Welcome to the latest edition of Marketer's Brief, a quick take on marketing news, moves and trends from Ad Age's reporters and editors. Send tips/suggestions to [email protected].
On the heels of Google’s agreement to pay $170 million in fines relating to Federal Trade Commission accusations that YouTube pursued children in ads comes more problems for the video site. This week, Truth in Advertising, a nonprofit that tracks misleading marketing, filed a complaint with the FTC against one of the most site’s most popular young influencers. TINA.org alleges that “Ryan ToysReview,” a YouTube channel that showcases the toy reviews of Ryan, a Gen Alpha consumer who has inked a bevy of licensing deals with retailers including Target, is using “deceptive advertising” by purposefully targeting pre-school-age children as its “intended audience.”
TINA.org analyzed Ryan’s videos from Jan. 1 through July 31 and found a reference to products for kids under five in 90 percent of them. “While mom and dad are the ones who end up buying the products Ryan ToysReview promotes in its native ads, they’re not the intended audience,” TINA.org said in a release. “Any material connection between an advertiser (i.e. Ryan ToysReview) and the seller of the advertised product must be clearly and conspicuously disclosed in a manner that will be easily understood by the intended audience.”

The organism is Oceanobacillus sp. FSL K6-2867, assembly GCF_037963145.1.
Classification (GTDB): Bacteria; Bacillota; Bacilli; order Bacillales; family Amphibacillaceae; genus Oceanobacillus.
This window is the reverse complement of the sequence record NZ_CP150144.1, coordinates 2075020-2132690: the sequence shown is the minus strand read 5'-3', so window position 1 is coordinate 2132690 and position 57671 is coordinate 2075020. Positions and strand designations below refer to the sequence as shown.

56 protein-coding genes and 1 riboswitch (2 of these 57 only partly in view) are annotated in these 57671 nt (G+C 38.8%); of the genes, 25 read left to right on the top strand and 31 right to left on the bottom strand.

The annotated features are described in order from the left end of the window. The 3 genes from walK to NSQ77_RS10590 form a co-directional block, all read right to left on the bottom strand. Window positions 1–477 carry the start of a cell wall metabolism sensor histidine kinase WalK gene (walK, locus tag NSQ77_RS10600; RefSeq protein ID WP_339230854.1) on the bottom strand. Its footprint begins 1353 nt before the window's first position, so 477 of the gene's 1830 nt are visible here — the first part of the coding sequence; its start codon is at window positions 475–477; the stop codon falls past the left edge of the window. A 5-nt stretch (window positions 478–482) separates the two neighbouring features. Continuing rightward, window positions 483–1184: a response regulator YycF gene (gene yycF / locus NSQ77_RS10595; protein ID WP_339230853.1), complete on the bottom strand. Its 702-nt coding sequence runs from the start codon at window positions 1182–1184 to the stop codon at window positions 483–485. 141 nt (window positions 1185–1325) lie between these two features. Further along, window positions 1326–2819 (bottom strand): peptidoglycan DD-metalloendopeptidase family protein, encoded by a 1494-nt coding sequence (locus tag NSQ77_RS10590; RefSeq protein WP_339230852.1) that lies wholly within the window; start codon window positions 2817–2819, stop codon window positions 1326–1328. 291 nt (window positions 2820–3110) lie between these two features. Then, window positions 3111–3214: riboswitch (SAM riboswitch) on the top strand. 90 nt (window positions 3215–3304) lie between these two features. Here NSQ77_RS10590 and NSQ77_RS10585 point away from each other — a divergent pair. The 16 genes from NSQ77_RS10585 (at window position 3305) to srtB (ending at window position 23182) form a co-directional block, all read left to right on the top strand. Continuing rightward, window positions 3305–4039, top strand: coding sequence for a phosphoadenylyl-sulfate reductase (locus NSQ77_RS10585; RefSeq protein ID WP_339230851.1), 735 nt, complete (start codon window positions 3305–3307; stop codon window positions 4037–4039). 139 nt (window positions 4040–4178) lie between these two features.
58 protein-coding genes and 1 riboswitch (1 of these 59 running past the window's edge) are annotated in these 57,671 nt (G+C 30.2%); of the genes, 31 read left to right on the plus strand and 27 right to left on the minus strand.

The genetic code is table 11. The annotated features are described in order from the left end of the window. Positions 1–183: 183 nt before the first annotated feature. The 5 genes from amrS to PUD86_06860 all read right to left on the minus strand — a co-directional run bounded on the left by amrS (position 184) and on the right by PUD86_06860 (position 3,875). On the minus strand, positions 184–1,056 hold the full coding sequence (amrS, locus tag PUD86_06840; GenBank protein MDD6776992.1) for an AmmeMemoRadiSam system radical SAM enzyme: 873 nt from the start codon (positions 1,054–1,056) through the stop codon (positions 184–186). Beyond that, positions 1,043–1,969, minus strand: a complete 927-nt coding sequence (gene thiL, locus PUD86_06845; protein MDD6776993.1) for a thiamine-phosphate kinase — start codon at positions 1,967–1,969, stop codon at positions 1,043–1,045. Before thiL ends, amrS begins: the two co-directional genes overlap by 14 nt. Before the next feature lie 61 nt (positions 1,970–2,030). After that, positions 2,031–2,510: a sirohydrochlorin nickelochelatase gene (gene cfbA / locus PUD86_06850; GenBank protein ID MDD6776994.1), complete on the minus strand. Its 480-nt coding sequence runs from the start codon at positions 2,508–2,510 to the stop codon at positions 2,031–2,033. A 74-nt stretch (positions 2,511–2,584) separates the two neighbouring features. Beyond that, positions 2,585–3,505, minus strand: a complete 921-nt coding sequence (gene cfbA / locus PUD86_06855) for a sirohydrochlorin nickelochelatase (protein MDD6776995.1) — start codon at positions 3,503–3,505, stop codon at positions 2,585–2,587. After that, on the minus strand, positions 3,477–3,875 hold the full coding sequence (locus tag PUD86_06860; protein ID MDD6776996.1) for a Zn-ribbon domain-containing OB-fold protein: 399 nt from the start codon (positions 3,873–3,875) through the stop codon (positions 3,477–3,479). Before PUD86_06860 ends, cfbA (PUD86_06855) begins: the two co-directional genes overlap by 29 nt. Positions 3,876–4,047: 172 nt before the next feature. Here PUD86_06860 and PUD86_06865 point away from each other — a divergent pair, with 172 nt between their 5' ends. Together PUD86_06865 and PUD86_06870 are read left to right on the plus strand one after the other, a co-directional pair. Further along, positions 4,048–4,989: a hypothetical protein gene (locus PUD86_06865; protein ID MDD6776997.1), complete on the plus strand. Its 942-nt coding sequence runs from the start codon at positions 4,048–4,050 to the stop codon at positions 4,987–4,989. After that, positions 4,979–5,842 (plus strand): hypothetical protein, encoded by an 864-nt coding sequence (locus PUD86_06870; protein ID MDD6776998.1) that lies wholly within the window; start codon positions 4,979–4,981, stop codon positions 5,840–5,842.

Shion Kaji, Ryan’s father, responded with a statement: “The well-being of our viewers is always the top priority for us and we strictly follow all platforms’ terms of service and all existing laws and regulations, including advertising disclosure requirements. As the streaming space continues to quickly grow and evolve, we support efforts by lawmakers, industry representatives, and regulators such as the FTC to continuously evaluate and update existing guidelines and lay new ground rules to protect both viewers and creators.”
Oprah’s back on stage
Oprah Winfrey is back with a national arena tour in partnership with WW. The brand formerly known as Weight Watchers is presenting “Oprah 2020: Your Life in Focus,” the media mogul’s first national arena tour in five years. The tour kicks off Jan. 4 in Ft. Lauderdale. “On each stop, attendees will spend the day with Oprah as she shares the personal ups and downs of her wellness journey and guides them to develop their own 2020 action plan through motivating conversations, the latest in wellness research and insightful interactive workbook exercises,” WW announced today.
WW members get the first crack at the tickets when they go on sale this month. Winfrey announced the tour in a video on her Facebook page on Wednesday. Live Nation is producing the tour in conjunction with Women Nation, a new division for women-led and -driven live events, WW says. No word yet on the potential for any car giveaways or celebrities jumping on couches.
Nissan gets emotional
Allyson Witherspoon, who took over as Nissan North America’s top marketing exec in March, is starting to put her stamp on the brand’s advertising with work that incorporates more storytelling. Previously, Nissan’s ads leaned heavily on special effects as it plugged technology-fueled driver assistance systems.
Nissan is still putting a heavy emphasis on plugging the tech, but Witherspoon’s work incorporates more emotion. Consider a new ad for Versa, which broke this week. It shows a husband and wife swapping the small car as he comes home from the night shift and she begins her workday. “We want to take a much more human approach to how we explain technology and relationships with the cars,” Witherspoon says. “It’s not enough to talk about tech for the sake of tech.” TBWA is the lead agency on the Versa campaign.